f.l.: Team eduboTIcs, Winners of the Robotics Challenge WS17/18: Harish Reddy Mareddy, Simon Leschek, Anna Hart and Tatjana Krug, Alexandre Titin-Snaider, Education Technology Director, Europe, Nuria Llin, University Program Manager, Europe; Copyright: UnternehmerTUM f.l.: Team eduboTIcs, Winners of the Robotics Challenge WS17/18: Harish Reddy Mareddy, Simon Leschek, Anna Hart and Tatjana Krug, Alexandre Titin-Snaider, Education Technology Director, Europe, Nuria Llin, University Program Manager, Europe; Copyright: UnternehmerTUM

What challenges did you prepare for the students and did they come up with some great solutions?

Nuria Llin: In both editions, we invited multidisciplinary teams to use their skills to solve real-world problems related to robotics, in the first edition in the context of robotics education and in the second edition in the Automotive context. Participants received the TI-RSLK and a prototyping budget to explore further their ideas. Most teams came with impressive solutions for the short time-frame that they had to complete the project. We are very satisfied to see the results: the students worked on projects of their interest, while learning and, most important, having fun!

Are you also engaged in other programs or courses at the TUM?

Nuria Llin: Yes, many of them! We are directly supporting multiple TUM courses in several Departments with TI hardware and software, covering many aspects of technology. In addition, TI organizes a workshop for students of the Real Time Computer Systems (RTCS) chair twice a year, where specialist colleagues prepare lab and project exercises covering real applications based on TI microcontrollers. Apart from that, we are collaborating with several student initiatives, mostly the TUfast formula racing team.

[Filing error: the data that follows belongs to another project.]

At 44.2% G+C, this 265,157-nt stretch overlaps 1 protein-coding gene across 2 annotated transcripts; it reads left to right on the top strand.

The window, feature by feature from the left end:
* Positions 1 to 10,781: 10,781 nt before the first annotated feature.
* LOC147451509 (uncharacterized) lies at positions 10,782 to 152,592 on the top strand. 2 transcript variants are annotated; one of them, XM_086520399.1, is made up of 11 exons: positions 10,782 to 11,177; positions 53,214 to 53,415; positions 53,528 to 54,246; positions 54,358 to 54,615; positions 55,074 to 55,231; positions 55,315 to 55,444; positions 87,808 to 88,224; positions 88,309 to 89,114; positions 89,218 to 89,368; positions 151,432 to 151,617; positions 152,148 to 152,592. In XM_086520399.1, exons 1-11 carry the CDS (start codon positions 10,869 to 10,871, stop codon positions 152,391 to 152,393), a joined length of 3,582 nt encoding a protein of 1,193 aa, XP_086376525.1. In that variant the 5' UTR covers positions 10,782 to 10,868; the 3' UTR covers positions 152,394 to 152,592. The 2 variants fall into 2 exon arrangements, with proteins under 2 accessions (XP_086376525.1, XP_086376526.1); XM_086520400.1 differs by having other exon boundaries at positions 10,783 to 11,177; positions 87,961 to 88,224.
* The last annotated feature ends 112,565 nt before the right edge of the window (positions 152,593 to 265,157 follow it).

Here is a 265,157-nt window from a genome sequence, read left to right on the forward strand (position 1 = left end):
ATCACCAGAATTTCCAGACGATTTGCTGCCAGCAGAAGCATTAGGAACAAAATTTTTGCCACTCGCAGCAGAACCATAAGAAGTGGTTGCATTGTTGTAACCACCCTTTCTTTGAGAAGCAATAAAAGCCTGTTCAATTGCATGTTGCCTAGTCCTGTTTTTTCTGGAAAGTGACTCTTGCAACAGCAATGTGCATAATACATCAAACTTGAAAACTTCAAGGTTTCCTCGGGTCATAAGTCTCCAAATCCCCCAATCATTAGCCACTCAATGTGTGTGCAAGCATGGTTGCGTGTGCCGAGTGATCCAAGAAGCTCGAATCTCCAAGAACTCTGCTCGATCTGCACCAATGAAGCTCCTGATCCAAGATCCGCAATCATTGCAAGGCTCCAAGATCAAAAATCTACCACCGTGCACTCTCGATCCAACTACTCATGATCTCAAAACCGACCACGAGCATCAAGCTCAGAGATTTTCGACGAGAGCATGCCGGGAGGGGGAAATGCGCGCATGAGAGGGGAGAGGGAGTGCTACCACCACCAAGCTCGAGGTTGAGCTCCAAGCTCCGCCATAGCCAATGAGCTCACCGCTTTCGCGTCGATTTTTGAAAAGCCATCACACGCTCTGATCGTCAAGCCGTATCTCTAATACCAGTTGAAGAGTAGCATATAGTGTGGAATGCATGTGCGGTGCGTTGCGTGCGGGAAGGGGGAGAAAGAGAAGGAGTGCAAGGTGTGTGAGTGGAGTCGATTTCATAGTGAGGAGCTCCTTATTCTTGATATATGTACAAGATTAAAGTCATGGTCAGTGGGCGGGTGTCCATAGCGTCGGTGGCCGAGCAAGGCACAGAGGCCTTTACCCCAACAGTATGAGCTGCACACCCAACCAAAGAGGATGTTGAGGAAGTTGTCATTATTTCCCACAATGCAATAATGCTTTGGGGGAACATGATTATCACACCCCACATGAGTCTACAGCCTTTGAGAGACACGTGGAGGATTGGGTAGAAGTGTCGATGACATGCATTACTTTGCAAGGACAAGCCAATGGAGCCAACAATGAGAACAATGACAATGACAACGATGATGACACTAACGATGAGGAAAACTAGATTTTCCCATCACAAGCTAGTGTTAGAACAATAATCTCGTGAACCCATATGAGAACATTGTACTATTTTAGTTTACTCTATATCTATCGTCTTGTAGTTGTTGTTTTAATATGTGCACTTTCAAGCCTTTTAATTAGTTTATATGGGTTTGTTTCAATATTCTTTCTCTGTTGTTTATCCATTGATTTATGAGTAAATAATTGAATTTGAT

What kind of career opportunities does TI offer to students and graduates?

Alexandre Titin-Snaider: Texas Instruments in Germany offers opportunities throughout the studies as well as afterwards. We offer internships in nearly every area within TI and also provide the opportunity to write the final thesis in cooperation with Texas Instruments. For everybody who recently graduated or is about to graduate we offer a variety of so called “Rotation Programs” as well as direct entry-level positions. Our Rotation Programs allow the participants to gather a broad knowledge about their role through different assignments in different areas or even countries. For both options after graduation we’ve designed a program called “Make an Impact”, which contains sections for career development, networking, soft-skill trainings as well as technical trainings.

Which soft skills are relevant for you when hiring new employees?

Alexandre Titin-Snaider: A quality that we value a lot is the ability to work in multidisciplinary teams and experience of being involved in this kind of projects. TI is a very diverse company (in our headquarters in Freising we have more than 60 different nationalities!) and we value colleagues that can bring an out-of-the-box mindset and team work approach.

This interview is part of our Soft Skills Handbook (German).